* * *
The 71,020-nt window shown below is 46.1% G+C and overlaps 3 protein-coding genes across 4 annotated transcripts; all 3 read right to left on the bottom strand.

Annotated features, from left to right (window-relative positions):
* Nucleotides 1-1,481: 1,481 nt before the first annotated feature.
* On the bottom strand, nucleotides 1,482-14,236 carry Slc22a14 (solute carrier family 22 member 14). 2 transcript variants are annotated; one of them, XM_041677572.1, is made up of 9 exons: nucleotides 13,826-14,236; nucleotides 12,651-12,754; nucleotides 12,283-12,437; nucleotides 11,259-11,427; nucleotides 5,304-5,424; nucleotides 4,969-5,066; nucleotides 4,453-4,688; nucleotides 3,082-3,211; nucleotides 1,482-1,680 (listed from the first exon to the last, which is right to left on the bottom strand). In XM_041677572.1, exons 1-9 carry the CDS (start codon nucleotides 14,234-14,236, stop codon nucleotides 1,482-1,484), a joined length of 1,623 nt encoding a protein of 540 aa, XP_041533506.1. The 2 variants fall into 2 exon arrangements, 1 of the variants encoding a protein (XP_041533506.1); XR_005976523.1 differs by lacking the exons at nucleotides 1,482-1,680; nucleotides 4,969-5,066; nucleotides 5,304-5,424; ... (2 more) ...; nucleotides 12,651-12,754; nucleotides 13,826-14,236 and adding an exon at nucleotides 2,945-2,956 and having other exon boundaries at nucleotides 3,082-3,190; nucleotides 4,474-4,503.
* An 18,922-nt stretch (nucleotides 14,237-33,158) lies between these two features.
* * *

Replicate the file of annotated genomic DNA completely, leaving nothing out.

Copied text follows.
The 71,020-nt window shown below is 46.1% G+C and overlaps 3 protein-coding genes across 4 annotated transcripts; all 3 read right to left on the bottom strand.

Annotated features, from left to right (window-relative positions):
* Nucleotides 1-1,481: 1,481 nt before the first annotated feature.
* On the bottom strand, nucleotides 1,482-14,236 carry Slc22a14 (solute carrier family 22 member 14). 2 transcript variants are annotated; one of them, XM_041677572.1, is made up of 9 exons: nucleotides 13,826-14,236; nucleotides 12,651-12,754; nucleotides 12,283-12,437; nucleotides 11,259-11,427; nucleotides 5,304-5,424; nucleotides 4,969-5,066; nucleotides 4,453-4,688; nucleotides 3,082-3,211; nucleotides 1,482-1,680 (listed from the first exon to the last, which is right to left on the bottom strand). In XM_041677572.1, exons 1-9 carry the CDS (start codon nucleotides 14,234-14,236, stop codon nucleotides 1,482-1,484), a joined length of 1,623 nt encoding a protein of 540 aa, XP_041533506.1. The 2 variants fall into 2 exon arrangements, 1 of the variants encoding a protein (XP_041533506.1); XR_005976523.1 differs by lacking the exons at nucleotides 1,482-1,680; nucleotides 4,969-5,066; nucleotides 5,304-5,424; ... (2 more) ...; nucleotides 12,651-12,754; nucleotides 13,826-14,236 and adding an exon at nucleotides 2,945-2,956 and having other exon boundaries at nucleotides 3,082-3,190; nucleotides 4,474-4,503.
* An 18,922-nt stretch (nucleotides 14,237-33,158) lies between these two features.